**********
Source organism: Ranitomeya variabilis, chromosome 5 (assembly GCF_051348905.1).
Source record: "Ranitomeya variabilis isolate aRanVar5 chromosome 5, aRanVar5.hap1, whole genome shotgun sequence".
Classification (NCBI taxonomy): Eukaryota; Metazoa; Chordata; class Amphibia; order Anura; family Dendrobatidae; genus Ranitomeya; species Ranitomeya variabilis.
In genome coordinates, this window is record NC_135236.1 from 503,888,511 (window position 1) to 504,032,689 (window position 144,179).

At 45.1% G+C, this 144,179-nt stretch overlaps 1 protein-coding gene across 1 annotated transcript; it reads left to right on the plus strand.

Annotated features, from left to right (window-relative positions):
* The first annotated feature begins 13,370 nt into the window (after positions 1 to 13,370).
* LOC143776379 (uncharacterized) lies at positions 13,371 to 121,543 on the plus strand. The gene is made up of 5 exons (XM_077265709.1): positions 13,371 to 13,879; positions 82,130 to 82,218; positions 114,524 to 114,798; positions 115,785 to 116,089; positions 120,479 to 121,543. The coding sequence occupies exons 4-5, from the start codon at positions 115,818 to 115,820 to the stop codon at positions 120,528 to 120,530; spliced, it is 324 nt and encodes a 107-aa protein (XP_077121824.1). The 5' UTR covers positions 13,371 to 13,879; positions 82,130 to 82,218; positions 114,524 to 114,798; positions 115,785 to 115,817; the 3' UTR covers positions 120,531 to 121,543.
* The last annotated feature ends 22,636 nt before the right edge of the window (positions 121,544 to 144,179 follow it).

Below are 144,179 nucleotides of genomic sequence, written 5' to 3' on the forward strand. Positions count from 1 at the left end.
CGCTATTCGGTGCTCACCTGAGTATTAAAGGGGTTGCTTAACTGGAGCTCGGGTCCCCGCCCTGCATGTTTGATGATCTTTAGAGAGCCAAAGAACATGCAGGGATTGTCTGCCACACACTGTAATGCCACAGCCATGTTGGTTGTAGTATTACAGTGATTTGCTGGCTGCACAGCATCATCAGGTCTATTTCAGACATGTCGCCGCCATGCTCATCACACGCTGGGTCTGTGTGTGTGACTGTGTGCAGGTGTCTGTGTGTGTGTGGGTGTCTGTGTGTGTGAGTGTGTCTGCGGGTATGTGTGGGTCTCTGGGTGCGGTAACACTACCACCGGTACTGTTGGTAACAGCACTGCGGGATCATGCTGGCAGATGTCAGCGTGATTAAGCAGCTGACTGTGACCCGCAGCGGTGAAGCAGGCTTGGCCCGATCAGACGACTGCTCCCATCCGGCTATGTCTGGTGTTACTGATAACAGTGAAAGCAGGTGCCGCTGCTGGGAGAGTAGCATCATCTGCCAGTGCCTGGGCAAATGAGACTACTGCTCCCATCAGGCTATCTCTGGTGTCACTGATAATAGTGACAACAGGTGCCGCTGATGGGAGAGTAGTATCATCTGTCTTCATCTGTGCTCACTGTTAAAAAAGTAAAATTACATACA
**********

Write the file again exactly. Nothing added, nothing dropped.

Source organism: Ranitomeya variabilis, chromosome 5 (assembly GCF_051348905.1).
Source record: "Ranitomeya variabilis isolate aRanVar5 chromosome 5, aRanVar5.hap1, whole genome shotgun sequence".
Classification (NCBI taxonomy): Eukaryota; Metazoa; Chordata; class Amphibia; order Anura; family Dendrobatidae; genus Ranitomeya; species Ranitomeya variabilis.
In genome coordinates, this window is record NC_135236.1 from 503,888,511 (window position 1) to 504,032,689 (window position 144,179).

At 45.1% G+C, this 144,179-nt stretch overlaps 1 protein-coding gene across 1 annotated transcript; it reads left to right on the plus strand.

Annotated features, from left to right (window-relative positions):
* The first annotated feature begins 13,370 nt into the window (after positions 1 to 13,370).
* LOC143776379 (uncharacterized) lies at positions 13,371 to 121,543 on the plus strand. The gene is made up of 5 exons (XM_077265709.1): positions 13,371 to 13,879; positions 82,130 to 82,218; positions 114,524 to 114,798; positions 115,785 to 116,089; positions 120,479 to 121,543. The coding sequence occupies exons 4-5, from the start codon at positions 115,818 to 115,820 to the stop codon at positions 120,528 to 120,530; spliced, it is 324 nt and encodes a 107-aa protein (XP_077121824.1). The 5' UTR covers positions 13,371 to 13,879; positions 82,130 to 82,218; positions 114,524 to 114,798; positions 115,785 to 115,817; the 3' UTR covers positions 120,531 to 121,543.
* The last annotated feature ends 22,636 nt before the right edge of the window (positions 121,544 to 144,179 follow it).

Below are 144,179 nucleotides of genomic sequence, written 5' to 3' on the forward strand. Positions count from 1 at the left end.
CGCTATTCGGTGCTCACCTGAGTATTAAAGGGGTTGCTTAACTGGAGCTCGGGTCCCCGCCCTGCATGTTTGATGATCTTTAGAGAGCCAAAGAACATGCAGGGATTGTCTGCCACACACTGTAATGCCACAGCCATGTTGGTTGTAGTATTACAGTGATTTGCTGGCTGCACAGCATCATCAGGTCTATTTCAGACATGTCGCCGCCATGCTCATCACACGCTGGGTCTGTGTGTGTGACTGTGTGCAGGTGTCTGTGTGTGTGTGGGTGTCTGTGTGTGTGAGTGTGTCTGCGGGTATGTGTGGGTCTCTGGGTGCGGTAACACTACCACCGGTACTGTTGGTAACAGCACTGCGGGATCATGCTGGCAGATGTCAGCGTGATTAAGCAGCTGACTGTGACCCGCAGCGGTGAAGCAGGCTTGGCCCGATCAGACGACTGCTCCCATCCGGCTATGTCTGGTGTTACTGATAACAGTGAAAGCAGGTGCCGCTGCTGGGAGAGTAGCATCATCTGCCAGTGCCTGGGCAAATGAGACTACTGCTCCCATCAGGCTATCTCTGGTGTCACTGATAATAGTGACAACAGGTGCCGCTGATGGGAGAGTAGTATCATCTGTCTTCATCTGTGCTCACTGTTAAAAAAGTAAAATTACATACA